The Telematics control unit 40 is similarly coupled to the vehicle bus 60, via a vehicle bus interface 28, and hence the head unit 50. The Telematics control unit 40 is essentially responsible for sending and receiving voice or data communications to and from the vehicle, i.e., wirelessly to and from the rest of the communications system 10. As such, it comprises a Telematics controller 46 to organize such communications, and a network access device (NAD) 42 which include a wireless transceiver. Although shown as separate components, one skilled in the art will recognize that aspects of the head unit 50 and the Telematics control unit 40, and components thereof, can be combined or swapped.
The wireless communications device 22 can provide a great deal of communicative flexibility within vehicle 26. For example, an occupant in a first vehicle 26 a can call a second vehicle 26 b to speak to its occupants either by pressing a switch on the keypad 72 of the head unit 50 or by simply speaking if the head unit is equipped with a voice recognition module 70. In one embodiment, the pressing of a switch or speaking into a voice recognition module initiates a cellular telephone call with a second vehicle 26 b. In this case, users in either the first vehicle 26 a or the second vehicle 26 b can speak with each other without pressing any further switches. Moreover, the system may be configured to include a voice activated circuit such as a voice activated switch (VAS) or voice operated transmit (VOX). This would also provide for hands-free operation of the system by a user when communicating with other users.
In an alternative embodiment, the switch may be configured to establish a push-to-talk communication channel over a cellular network. Here, the controller 56 is configured to only allow audio by occupants in the first vehicle 26 a through microphone 68 to be transmitted through the Telematics control unit 40 when a user in the first vehicle 26 a is pressing down on the push-to-talk switch. The controller 56 is further configured to only allow audio received from the second vehicle 26 b (or server 24) to be heard over speakers 78 when the operator of the first vehicle 26 a is not pressing down on the switch. Alternatively, to avoid the need of holding down a switch to speak, the system may be configured to allow a user to push a button a first time to transmit audio and push the button a second time to receive audio.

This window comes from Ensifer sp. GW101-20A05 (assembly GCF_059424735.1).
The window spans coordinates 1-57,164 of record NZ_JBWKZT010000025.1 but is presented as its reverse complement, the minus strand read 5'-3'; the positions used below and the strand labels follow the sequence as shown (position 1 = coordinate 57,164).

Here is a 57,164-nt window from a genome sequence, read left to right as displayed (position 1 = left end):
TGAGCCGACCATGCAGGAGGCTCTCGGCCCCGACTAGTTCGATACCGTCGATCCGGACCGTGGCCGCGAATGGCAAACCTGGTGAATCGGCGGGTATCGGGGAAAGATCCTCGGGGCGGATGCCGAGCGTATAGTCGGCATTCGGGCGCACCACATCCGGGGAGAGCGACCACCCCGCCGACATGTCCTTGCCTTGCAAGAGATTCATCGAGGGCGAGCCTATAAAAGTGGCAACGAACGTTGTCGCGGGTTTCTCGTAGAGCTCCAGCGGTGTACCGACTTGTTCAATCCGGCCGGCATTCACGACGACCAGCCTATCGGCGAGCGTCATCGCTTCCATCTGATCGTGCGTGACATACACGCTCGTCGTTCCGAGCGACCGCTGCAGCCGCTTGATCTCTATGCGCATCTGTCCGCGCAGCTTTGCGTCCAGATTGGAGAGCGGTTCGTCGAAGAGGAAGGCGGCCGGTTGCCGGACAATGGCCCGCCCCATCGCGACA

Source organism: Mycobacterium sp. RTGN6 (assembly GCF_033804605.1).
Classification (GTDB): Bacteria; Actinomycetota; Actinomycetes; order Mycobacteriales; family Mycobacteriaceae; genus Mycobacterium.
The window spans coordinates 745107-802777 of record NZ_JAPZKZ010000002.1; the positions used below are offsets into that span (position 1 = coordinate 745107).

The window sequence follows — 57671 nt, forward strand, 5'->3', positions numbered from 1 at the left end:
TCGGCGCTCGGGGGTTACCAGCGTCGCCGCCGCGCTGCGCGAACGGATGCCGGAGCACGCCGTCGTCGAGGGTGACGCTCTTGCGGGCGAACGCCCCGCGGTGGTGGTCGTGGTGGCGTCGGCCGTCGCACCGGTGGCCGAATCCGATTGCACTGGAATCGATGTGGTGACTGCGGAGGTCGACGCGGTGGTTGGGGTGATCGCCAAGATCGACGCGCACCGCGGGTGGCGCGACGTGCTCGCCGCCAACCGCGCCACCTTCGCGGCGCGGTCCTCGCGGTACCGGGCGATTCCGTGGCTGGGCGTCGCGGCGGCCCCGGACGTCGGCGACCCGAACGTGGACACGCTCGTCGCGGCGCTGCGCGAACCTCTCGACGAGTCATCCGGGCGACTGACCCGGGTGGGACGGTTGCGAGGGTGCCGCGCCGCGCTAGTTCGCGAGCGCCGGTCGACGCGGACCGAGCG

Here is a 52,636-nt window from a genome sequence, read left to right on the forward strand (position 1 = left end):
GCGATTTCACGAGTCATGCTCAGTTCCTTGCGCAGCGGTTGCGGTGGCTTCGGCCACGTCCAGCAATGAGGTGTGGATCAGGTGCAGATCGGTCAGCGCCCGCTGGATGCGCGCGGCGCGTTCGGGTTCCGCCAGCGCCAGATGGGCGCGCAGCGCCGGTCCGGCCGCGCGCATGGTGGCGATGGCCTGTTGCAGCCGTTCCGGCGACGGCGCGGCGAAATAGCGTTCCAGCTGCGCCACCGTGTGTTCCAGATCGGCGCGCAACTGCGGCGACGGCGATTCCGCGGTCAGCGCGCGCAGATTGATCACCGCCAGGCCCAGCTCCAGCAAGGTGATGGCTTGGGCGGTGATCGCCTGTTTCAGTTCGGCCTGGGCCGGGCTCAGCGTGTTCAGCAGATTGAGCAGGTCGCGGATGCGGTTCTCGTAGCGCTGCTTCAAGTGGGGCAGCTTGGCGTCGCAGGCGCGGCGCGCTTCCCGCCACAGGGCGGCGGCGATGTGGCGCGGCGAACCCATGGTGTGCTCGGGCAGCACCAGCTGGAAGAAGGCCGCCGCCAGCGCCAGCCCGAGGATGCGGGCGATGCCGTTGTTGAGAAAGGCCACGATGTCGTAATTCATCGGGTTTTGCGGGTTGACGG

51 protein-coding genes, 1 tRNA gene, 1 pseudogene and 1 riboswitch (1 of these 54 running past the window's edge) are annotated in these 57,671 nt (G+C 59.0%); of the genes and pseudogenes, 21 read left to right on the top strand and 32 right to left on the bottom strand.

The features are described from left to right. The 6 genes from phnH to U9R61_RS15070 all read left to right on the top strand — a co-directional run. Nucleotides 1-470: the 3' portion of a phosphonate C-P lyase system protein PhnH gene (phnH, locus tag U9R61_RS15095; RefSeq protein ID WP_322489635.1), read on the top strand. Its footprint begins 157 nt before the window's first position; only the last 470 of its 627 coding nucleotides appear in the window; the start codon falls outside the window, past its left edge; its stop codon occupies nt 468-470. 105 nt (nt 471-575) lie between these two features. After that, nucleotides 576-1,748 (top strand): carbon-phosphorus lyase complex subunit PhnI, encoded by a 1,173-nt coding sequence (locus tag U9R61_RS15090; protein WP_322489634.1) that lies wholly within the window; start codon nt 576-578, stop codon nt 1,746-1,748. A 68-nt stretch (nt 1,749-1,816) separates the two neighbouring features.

In any event, a user in the second vehicle 26 b can, in like fashion, communicate back to the first vehicle 26 a, with the speaker's voice being heard on speaker(s) 78 in the first vehicle or converted to text and shown on display 79. Or, an occupant in the first vehicle 26 a can call the service center and server 24 to receive services. Additionally, such a system 10 can have utility outside of the context of vehicle-based applications, and specifically can have utility with respect to other portable devices (cell phones, personal data assistants (PDAs), etc.). The use of the system in the context of vehicular communications is therefore merely exemplary.
System 10 can be used by a vehicle user to engage in group conversations, in what we will refer to as an “ad hoc” communication network. In such an application, a plurality of users in communication with the system may join into a public conversation. In such a system, a subset of users would be predefined by a system user to form a communication group, such as a family group, a professional work group, etc. Once predefined, any of those predefined users would be able to speak with other predefined users, for example, by pressing a push-to-talk button on their user interfaces, which again may constitute a dedicated vehicular user interface. All other users in the predefined group will hear the voice of the speaking user, and in turn all users may likewise speak with the rest of the users in the group by pressing the buttons on their user interfaces.
A basic flow diagram illustrating several means for initiating and holding a side bar conversation 100 is illustrated in